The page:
An AskTom customer asked the question recently: “We often use the SQL_ID to dig into the performance views once we have run a statement, but can we know what the SQL_ID for a statement will be in advance?”
Normally this is a question I would not have probably considered “blog worthy” because it is a topic that has already been covered by others. Tanel Poder has discussed the relationship between “modern” SQL_ID and the “legacy” HASH_VALUE (Spoiler alert: They are essentially the same thing) and Nenad Noveljic has provided an example of the base32 method that is utilised to do the conversion between the two.
But there’s two reasons I was inspired to put pen to paper (or more accurately, two fingers to keyboard )
A great strategy
You might be thinking “Why would we need the SQL_ID at all?” unless there was some specific performance tuning requirement. It’s the same question I asked of this customer, and I was very pleased at the response. This customer was aiming to build performance metrics directly into their application. Thus when the application was going to run a business critical query, the plan was to derive the SQL_ID, then run the query in the normal way and then use the SQL_ID to pick up various statistics from V$SQL, V$SQL_PLAN and the like. They would capture this data so they could then do comparisons over time and between environments, as well as preemptively pop up warnings for queries known to take a long time to execute so users could have an expectation of response time. I’m a big fan of this approach – the application taking some responsibility for its own performance, rather than the typical approach of “That’s the DBA’s problem”.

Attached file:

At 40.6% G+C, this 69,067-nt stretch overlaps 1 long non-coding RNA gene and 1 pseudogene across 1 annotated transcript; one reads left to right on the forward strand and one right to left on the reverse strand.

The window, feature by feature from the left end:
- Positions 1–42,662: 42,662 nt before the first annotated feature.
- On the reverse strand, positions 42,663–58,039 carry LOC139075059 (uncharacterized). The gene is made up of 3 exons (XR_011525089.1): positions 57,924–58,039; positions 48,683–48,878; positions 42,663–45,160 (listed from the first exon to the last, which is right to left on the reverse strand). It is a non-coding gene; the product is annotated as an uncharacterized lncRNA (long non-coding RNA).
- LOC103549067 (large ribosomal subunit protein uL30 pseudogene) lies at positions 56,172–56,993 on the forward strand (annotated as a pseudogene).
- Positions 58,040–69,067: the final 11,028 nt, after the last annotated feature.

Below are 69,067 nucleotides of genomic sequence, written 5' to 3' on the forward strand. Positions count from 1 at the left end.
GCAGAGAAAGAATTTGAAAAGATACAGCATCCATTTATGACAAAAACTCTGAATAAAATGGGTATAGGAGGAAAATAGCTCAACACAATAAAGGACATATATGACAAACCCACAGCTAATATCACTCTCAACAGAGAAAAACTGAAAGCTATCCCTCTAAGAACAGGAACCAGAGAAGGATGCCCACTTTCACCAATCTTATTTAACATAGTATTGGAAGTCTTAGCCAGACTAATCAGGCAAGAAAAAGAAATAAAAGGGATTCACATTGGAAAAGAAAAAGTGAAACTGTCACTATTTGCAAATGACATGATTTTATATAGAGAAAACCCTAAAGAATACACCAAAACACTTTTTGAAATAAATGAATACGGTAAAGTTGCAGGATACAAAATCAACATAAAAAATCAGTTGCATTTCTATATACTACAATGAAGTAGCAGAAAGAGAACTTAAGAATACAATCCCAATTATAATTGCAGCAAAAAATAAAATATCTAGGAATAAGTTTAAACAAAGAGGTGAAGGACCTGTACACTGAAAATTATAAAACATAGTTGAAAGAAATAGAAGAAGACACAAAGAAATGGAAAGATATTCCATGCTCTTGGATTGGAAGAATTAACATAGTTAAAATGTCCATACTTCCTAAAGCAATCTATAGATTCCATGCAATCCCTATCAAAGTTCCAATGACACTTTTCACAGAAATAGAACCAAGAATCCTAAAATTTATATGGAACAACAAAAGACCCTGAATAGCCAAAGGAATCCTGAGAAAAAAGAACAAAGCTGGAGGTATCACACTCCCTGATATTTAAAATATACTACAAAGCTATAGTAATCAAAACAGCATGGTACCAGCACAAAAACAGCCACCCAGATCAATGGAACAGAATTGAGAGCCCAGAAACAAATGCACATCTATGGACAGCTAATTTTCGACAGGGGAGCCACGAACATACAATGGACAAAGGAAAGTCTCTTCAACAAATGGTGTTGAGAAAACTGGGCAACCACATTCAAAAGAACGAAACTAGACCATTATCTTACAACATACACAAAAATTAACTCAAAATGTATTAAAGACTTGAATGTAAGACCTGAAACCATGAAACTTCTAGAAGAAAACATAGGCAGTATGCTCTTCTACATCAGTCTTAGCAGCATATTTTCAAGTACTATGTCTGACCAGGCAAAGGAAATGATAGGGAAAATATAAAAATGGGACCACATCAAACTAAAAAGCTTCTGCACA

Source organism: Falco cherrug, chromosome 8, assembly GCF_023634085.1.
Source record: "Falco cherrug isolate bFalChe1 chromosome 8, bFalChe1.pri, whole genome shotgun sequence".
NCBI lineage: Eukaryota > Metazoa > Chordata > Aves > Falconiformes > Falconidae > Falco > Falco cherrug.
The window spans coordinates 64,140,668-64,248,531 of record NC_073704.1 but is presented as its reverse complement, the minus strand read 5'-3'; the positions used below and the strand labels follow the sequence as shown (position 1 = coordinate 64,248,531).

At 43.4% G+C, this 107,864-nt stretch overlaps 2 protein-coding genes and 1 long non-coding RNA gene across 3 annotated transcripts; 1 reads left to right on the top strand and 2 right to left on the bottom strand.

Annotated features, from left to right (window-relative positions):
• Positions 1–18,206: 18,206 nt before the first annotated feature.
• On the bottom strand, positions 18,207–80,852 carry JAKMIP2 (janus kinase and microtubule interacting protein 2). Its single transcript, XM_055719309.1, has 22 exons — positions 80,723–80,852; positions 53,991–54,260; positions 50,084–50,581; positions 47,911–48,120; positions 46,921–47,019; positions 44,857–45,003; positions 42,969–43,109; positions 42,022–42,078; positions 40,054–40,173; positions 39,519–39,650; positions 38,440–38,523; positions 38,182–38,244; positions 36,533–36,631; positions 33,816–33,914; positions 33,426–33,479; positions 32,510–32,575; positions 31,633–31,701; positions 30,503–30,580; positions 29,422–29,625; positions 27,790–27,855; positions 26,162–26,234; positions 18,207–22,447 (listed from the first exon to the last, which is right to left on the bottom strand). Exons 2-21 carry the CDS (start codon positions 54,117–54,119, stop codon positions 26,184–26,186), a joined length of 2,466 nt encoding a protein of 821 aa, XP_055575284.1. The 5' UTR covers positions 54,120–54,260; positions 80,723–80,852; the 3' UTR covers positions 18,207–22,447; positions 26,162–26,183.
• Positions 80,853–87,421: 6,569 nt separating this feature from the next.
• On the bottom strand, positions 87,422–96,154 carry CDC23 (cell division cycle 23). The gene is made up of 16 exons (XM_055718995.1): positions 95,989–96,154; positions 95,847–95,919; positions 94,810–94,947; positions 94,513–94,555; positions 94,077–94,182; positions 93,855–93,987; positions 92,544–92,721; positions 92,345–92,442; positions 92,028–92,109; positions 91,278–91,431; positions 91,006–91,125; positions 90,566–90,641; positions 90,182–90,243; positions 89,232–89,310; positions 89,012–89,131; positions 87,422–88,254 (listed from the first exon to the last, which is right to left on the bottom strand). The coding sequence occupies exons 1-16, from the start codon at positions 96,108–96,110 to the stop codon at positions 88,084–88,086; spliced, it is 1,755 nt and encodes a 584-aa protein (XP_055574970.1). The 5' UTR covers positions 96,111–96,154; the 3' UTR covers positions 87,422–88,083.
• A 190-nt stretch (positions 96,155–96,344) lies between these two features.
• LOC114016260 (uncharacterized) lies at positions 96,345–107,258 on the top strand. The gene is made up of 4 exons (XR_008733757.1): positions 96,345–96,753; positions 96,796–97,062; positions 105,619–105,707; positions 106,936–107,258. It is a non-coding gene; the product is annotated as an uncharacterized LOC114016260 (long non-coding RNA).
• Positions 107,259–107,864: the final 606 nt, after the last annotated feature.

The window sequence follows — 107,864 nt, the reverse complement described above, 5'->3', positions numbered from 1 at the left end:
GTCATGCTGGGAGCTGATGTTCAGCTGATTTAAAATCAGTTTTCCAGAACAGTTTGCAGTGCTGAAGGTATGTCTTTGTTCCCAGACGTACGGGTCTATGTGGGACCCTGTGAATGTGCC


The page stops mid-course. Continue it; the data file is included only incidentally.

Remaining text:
A new, easier way
If you’ve clicked on the posts by Tanel or Nenad and decided that base32, hex codes and appending null terminators to strings all just sounds like too much hard work, you’ll be pleased to know there is a much easier way to get the SQL_ID from SQL statement. You now just need to call DBMS_SQL_TRANSLATOR. Here’s an example of that in action
SQL> set feedback only sql_id SQL> SELECT * FROM SCOTT.EMP; 14 rows selected. SQL_ID: 4ay6mhcbhvbf2 SQL> set feedback on SQL> select dbms_sql_translator.sql_id('SELECT * FROM SCOTT.EMP') 2 from dual; DBMS_SQL_TRANSLATOR.SQL_ID('SELECT*FROMSCOTT.EMP') -------------------------------------------------------------------- 4ay6mhcbhvbf2 1 row selected.
Before I learnt about DBMS_SQL_TRANSLATOR I also covered the topic of SQL_ID and HASH_VALUE in the video below.